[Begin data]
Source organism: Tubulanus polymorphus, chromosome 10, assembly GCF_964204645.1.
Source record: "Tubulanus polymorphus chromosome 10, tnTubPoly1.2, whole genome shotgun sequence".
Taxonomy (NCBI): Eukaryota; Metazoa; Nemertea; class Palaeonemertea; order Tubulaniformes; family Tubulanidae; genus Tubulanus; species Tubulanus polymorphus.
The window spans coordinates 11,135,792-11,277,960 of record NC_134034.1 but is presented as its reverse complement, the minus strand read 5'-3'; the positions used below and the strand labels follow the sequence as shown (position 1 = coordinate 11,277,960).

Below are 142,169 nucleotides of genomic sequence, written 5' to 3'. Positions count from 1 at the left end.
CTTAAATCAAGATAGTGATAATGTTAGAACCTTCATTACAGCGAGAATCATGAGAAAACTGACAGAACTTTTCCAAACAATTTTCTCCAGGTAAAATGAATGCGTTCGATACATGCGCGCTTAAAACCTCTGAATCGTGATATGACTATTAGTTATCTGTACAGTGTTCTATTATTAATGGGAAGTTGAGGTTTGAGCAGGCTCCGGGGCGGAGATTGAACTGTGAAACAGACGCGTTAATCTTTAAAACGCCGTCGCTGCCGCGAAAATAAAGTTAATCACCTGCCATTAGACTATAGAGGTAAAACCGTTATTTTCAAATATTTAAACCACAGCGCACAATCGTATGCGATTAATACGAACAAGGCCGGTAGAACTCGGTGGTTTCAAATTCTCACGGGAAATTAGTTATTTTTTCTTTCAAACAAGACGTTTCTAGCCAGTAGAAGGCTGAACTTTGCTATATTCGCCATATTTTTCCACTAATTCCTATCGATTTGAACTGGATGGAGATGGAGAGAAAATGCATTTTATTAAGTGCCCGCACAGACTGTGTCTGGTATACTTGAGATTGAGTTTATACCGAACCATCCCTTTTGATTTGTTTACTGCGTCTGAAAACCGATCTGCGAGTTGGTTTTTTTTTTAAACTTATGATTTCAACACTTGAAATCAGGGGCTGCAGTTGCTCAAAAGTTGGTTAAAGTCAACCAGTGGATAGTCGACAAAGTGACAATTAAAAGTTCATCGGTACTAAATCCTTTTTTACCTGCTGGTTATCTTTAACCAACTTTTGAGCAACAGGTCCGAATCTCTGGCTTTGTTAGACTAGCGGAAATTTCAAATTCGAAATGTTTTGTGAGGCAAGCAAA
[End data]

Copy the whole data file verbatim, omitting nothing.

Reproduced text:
Source organism: Tubulanus polymorphus, chromosome 10, assembly GCF_964204645.1.
Source record: "Tubulanus polymorphus chromosome 10, tnTubPoly1.2, whole genome shotgun sequence".
Taxonomy (NCBI): Eukaryota; Metazoa; Nemertea; class Palaeonemertea; order Tubulaniformes; family Tubulanidae; genus Tubulanus; species Tubulanus polymorphus.
The window spans coordinates 11,135,792-11,277,960 of record NC_134034.1 but is presented as its reverse complement, the minus strand read 5'-3'; the positions used below and the strand labels follow the sequence as shown (position 1 = coordinate 11,277,960).

Below are 142,169 nucleotides of genomic sequence, written 5' to 3'. Positions count from 1 at the left end.
CTTAAATCAAGATAGTGATAATGTTAGAACCTTCATTACAGCGAGAATCATGAGAAAACTGACAGAACTTTTCCAAACAATTTTCTCCAGGTAAAATGAATGCGTTCGATACATGCGCGCTTAAAACCTCTGAATCGTGATATGACTATTAGTTATCTGTACAGTGTTCTATTATTAATGGGAAGTTGAGGTTTGAGCAGGCTCCGGGGCGGAGATTGAACTGTGAAACAGACGCGTTAATCTTTAAAACGCCGTCGCTGCCGCGAAAATAAAGTTAATCACCTGCCATTAGACTATAGAGGTAAAACCGTTATTTTCAAATATTTAAACCACAGCGCACAATCGTATGCGATTAATACGAACAAGGCCGGTAGAACTCGGTGGTTTCAAATTCTCACGGGAAATTAGTTATTTTTTCTTTCAAACAAGACGTTTCTAGCCAGTAGAAGGCTGAACTTTGCTATATTCGCCATATTTTTCCACTAATTCCTATCGATTTGAACTGGATGGAGATGGAGAGAAAATGCATTTTATTAAGTGCCCGCACAGACTGTGTCTGGTATACTTGAGATTGAGTTTATACCGAACCATCCCTTTTGATTTGTTTACTGCGTCTGAAAACCGATCTGCGAGTTGGTTTTTTTTTTAAACTTATGATTTCAACACTTGAAATCAGGGGCTGCAGTTGCTCAAAAGTTGGTTAAAGTCAACCAGTGGATAGTCGACAAAGTGACAATTAAAAGTTCATCGGTACTAAATCCTTTTTTACCTGCTGGTTATCTTTAACCAACTTTTGAGCAACAGGTCCGAATCTCTGGCTTTGTTAGACTAGCGGAAATTTCAAATTCGAAATGTTTTGTGAGGCAAGCAAA